Alexander Fleming


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  • noun

Synonyms for Alexander Fleming

Scottish bacteriologist who discovered penicillin (1881-1955)

References in periodicals archive ?
Yours sincerely, Alexander Fleming Amenities Manager
SIR ALEXANDER FLEMING August 6,1881 – March 11,1955 Discovered penicillin
Ever since Nobel laureate Alexander Fleming found that human tears contain antiseptic proteins called lysozymes about a century ago, scientists have tried to solve the mystery of how they could relentlessly wipe out far larger bacteria.
A more conventional account would credit the discovery of penicillin ("mould juice") to Sir Alexander Fleming and his untidy lab work.
Alexander Fleming and Marie Curie are brought to life, watch A Very Brief History of Science by comedy team Punk Science or see the Museum 80 years ago courtesy of the Time Warp.
Alexander Fleming, ex-FDA (formerly headed diabetes drug review) said, "There is no more active and controversial therapeutic development area than for diabetes drugs.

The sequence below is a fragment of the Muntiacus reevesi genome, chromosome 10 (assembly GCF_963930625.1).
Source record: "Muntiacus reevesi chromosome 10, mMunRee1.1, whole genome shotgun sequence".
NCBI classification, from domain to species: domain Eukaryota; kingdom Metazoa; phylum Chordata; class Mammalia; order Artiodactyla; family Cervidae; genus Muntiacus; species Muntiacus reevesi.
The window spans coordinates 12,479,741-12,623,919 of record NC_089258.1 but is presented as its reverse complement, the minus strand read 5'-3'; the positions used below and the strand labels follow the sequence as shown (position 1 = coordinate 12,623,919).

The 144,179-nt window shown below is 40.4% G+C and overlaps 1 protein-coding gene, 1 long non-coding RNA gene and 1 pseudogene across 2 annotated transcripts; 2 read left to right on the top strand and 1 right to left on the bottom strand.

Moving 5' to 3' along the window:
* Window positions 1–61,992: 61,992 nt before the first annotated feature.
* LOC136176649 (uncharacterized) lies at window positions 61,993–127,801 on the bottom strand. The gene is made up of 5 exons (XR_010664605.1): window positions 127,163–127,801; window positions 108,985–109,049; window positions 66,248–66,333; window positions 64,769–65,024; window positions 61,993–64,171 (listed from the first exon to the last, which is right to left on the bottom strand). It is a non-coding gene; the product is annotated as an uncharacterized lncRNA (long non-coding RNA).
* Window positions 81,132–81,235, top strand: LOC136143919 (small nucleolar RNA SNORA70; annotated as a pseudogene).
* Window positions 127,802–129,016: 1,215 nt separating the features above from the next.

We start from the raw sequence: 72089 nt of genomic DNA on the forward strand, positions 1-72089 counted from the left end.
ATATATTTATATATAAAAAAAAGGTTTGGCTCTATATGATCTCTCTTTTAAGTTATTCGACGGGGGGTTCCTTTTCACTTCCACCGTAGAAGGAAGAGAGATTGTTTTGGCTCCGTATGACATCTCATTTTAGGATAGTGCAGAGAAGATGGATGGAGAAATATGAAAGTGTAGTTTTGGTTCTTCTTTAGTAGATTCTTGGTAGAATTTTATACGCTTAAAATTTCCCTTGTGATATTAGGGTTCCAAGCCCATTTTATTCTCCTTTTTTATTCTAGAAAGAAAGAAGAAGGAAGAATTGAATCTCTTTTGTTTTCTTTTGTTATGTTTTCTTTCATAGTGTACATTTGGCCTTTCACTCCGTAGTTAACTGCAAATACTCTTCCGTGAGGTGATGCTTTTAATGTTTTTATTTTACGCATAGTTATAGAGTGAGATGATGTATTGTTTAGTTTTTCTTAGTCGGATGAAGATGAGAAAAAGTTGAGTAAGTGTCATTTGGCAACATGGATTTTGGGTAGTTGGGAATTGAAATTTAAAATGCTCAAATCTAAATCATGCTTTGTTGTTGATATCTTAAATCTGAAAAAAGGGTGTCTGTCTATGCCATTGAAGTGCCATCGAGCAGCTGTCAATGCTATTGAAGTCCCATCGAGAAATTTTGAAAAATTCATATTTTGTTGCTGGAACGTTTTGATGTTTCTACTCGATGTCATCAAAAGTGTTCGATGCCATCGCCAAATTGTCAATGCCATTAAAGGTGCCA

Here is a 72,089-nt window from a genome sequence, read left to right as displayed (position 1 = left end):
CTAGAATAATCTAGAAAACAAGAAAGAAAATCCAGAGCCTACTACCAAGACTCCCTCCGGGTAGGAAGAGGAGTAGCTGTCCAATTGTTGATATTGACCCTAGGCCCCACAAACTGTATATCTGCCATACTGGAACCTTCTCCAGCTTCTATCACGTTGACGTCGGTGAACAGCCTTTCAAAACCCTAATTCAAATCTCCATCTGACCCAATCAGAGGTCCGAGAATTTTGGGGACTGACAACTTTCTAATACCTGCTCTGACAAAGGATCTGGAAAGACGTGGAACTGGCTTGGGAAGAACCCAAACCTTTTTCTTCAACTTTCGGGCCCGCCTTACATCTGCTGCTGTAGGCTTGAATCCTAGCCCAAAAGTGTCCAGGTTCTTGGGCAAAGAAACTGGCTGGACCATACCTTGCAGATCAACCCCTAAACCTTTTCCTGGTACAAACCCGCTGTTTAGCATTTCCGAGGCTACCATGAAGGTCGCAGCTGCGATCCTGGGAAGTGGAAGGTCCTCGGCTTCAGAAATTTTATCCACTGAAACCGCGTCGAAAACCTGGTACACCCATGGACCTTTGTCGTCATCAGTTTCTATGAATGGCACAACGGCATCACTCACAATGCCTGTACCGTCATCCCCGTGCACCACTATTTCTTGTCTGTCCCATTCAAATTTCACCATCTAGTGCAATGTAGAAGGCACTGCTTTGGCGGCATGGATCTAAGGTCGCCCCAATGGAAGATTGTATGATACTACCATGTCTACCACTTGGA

We had read how Alexander Fleming had discovered a medicine called an antibiotic in 1928.
Although Sir Alexander Fleming is widely accepted as the person who discovered penicillin, it is only because of the foresight, determination and courage of two other persons that the leap between the discovery and application of penicillin occurred.
In his 1945 Nobel Prize acceptance speech, Alexander Fleming noted the danger of resistance: "It is not difficult to make microbes resistant to penicillin in the laboratory by exposing them to concentrations not sufficient to kill them, and the same thing has occasionally happened in the body.
Penicillin Man: Alexander Fleming and the Antibiotic Revolution.
And that Sir Alexander Fleming who invented it, he was a real prat.
Do you know what these scientists are known for: Alexander Fleming, Benjamin Franklin, Rosalyn Sussman Yalow?
When Sir Alexander Fleming observed in 1928 that colonies of the bacterium Staphylococcus aureus could be destroyed by the mold Penicillium notatum, a new age was about to dawn--an age in which physicians would finally have effective weapons to use in their fight against infectious diseases.
Sixteen years after discovering penicillin, Alexander Fleming predicted in a 1945 New York Times interview that the misuse of antibiotics could lead to the evolution of drug-resistant bacteria.
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